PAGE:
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Don't Reinvent The Wheel, Unless You Plan on Learning More About Wheels


Pure hubris to say it’s worth the time to reinvent the wheel. I’ve been on too many projects where the architect said, Hey, let’s create our own data structure kit/UI layout template manager/time date libraries because the ones out there just don’t do what we need…

In EVERY case, they wasted their time, and ultimately, the company didn’t get product out the door because of it. Every time.

Don’t reinvent the wheel unless you’re one of the 0.05% of people smart enough to get it right. The time and effort were already spent getting it right by people who needed it more badly than you.

With that said, the JoS post stands–if it’s your core business, you’d better write it yourself rather than depend on someone else. But 99% of the Reinventing I’ve ever seen, was not this type of code.

Perspective is key here.


Doing something that you know can be done is not invention.


Sounds like a Mikrosopht .NET propaganda. Anyways, does writting a compiler for a new programming language means reinventing a weel? If not, how come there is so much computer languages out there? :stuck_out_tongue:


Sometimes you have no choice but to reinvent wheels though.

Look at how many productized wheels cannot be relied upon because the vendor turns them upside-down from release to release, with releases coming and support dropping on a 2 year cycle.

Things like Biztalk or SharePoint from Microsoft. Things like FileNet or WebSphere MB from IBM. Unless you’re creating one-off demos you can’t even use these as building blocks, certainly not in enterprise applications. They’re moving targets.

The same has even become true of underlying platforms, like .Net, Java, and their ecosystems.


good post. personally, i love reinventing the wheel as a learning experience, and sometimes its possible to outperform existing solutions… but 3rd party libraries are still an invaluable tool. :slight_smile:


reminded me of this:

Reinventing the wheel certainly is annoying, but as long as all other
wheels are square…
-Reimar Döffinger


To just throw a word into this discussion that wasn’t mentioned before: Copyright.


The good thing about reinventing the wheel is that you can get a round one.

Douglas Crockford’s response about JSON as reinventing XML’s wheel.


This is fine advice for the business owner who is not consulting for someone else, but don’t reinvent the wheel on the clock. Unless you and the person who pays the bills have explicitly agreed that a whole new wheel is one of the necessary deliverables of a project, your self-indulgent exercises in software experimentation are not appropriate. Also, keep in mind that your individual work may be part of a larger effort in a long-lived product. If you leave the beaten path, you had damn well better leave some breadcrumbs behind you for the next poor developer to follow. Good, clear documentation of some sort is essential. Otherwise, your super duper, way cool code is going to be unceremoniously dumped shortly after you turn your back. Finally, be absolutely certain that you are actually doing it better, and are not missing good reasons for using a more standard approach. For example, don’t make changes that will require a total rewrite if an underlying framework is to be upgraded.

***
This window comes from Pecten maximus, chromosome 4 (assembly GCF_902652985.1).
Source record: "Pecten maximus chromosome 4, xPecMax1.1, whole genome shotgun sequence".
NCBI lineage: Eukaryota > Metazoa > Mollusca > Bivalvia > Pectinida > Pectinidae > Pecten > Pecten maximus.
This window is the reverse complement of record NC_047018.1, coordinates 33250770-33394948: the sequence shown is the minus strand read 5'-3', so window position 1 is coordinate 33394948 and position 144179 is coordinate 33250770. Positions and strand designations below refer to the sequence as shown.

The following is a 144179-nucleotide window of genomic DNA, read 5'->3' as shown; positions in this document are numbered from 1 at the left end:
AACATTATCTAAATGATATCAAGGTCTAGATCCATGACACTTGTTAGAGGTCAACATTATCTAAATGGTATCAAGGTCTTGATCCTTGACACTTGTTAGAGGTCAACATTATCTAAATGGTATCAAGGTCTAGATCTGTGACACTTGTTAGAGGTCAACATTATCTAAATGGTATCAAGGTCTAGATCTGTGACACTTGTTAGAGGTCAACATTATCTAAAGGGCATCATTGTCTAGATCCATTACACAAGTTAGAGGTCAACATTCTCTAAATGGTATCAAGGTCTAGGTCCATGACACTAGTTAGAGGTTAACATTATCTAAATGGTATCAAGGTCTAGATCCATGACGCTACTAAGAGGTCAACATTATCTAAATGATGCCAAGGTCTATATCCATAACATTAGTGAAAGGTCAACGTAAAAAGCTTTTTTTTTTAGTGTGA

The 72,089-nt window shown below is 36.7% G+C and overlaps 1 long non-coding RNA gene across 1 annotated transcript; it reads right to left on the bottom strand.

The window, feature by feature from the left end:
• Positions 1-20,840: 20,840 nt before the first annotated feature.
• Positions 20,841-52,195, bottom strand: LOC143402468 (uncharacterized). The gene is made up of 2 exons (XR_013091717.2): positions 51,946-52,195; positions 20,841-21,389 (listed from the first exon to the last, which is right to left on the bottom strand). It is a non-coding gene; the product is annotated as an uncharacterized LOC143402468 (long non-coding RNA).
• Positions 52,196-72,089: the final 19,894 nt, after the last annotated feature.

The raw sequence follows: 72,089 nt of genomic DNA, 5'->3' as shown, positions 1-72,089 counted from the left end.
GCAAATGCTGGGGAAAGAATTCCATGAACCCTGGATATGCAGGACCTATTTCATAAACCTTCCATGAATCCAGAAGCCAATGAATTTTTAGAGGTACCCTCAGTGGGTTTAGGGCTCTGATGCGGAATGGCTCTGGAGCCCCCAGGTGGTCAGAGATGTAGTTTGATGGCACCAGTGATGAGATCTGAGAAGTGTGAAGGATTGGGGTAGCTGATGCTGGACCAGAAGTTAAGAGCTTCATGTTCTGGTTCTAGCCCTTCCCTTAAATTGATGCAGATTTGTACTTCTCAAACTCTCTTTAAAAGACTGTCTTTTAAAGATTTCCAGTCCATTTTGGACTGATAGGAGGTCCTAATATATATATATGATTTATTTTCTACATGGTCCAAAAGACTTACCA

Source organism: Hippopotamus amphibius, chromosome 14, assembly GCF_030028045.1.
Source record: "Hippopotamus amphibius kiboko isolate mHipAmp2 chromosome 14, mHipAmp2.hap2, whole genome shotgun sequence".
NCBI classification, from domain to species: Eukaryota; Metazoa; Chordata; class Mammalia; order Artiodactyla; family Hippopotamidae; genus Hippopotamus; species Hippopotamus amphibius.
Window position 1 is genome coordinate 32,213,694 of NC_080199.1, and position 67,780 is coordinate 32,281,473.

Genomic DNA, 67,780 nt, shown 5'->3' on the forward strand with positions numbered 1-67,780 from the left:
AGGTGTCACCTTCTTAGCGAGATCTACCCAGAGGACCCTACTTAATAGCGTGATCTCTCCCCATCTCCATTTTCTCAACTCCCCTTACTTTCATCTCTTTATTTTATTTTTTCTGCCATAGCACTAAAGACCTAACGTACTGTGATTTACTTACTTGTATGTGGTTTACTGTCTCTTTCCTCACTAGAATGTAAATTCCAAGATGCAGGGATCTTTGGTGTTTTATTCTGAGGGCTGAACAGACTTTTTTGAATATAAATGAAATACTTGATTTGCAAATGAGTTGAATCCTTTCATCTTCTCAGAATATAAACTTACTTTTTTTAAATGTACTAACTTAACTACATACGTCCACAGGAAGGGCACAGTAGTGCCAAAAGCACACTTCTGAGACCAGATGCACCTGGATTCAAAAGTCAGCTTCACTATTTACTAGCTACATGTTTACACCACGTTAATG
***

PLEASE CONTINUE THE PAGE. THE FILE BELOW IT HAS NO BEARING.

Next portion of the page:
Wow, what troll bait. I’m ashamed to post a comment on a blog so desperately posting purely to start a flame war. However this needs to be said.

Your blog posts are read by many people with impressionable minds. Please stop spreading idiotic ideas like this. While I’m sure in the .NET world there is much less choice for free high quality libraries, for the rest of us, we have smart people writing good libraries that we can reuse in our projects to save us time and make us more money on the bottom line. Should I write my own openid implemention or use someone else’s, which has been tested and debugged by hundreds or thousands of devs? The answer is pretty obvious.


Time is the concern in this argument - low hanging fruit and wheel reinvention are both ways to speed up development time while making an attempt to keep quality up as well. If you’re under a deadline, and know you won’t have much time for testing before release, sometimes it’s a better bet to go with something established and ‘safe’.

But you’re totally right - if you don’t have that constraint, then it’s completely to your advantage to ‘DIY’. You learn more by doing then anything else - and if you always do it yourself, you’re going to keep learning. Which is important, if you’re a programmer.


I think reinventing the wheel in a sane way is more complicated than just IF you.want_to_learn(wheel.internals) THEN you.build(wheel) ELSE you.sleep).

There are certainly strong factors that make you rebuild a wheel.

  • Think licensing trouble. Let’s say, you have invented some sophisticated image recognition tool that is far better than all the others on the market. Do you want to use that GPL-library, that makes you give out all the source-code (and thus, all your secrets?) Certainly not. Thus, reinventing the wheel, ho.

  • of course, as Jeff said, learning about wheels. If it makes you a better user of the library or generally a programmer, rebuild it. However, if you rebuild something for yourself, you should judge very very carefully where you use it. You certainly don’t want to use a 3D-engine you built in a few days for educational purposes in order to build the glorious Quake5 or Quake 6 or use your own HTTP-incompatible webserver in production applications.

  • think of maintainability and especially extensibility. For a certain size of software or software components, it is actually easier to just build your own wheel instead of searching and using an external component. Fixing a bug in your own solution will be something like Adding a unittest, searching the codepath thatis bad and fixing something. Of course, you do not want to reimplement matlab or pthread with that, but many logging frameworks contain a lot of cruft.

Of course, and I will repeat this, you need to think carefully if you want to release your new wheel into the wild, because if you release something into the wild, prepare to add to the pool of low quality / awkward solutions, prepare to maintain, prepare to extend. But if you keep this in mind, then you can reinvent the wheel and release it.


I went out on a limb a month or so ago, and wrote an article about the exact same thing. If I only knew I was in such good company, I would’ve written it sooner.

I’ve been successfully reinventing wheels for a few years now. My code almost always work better for my purposes than any of the preexisting options. But as you said, the only reason that’s true is because I exhaust all of the preexisting alternatives before I write one line of my own code.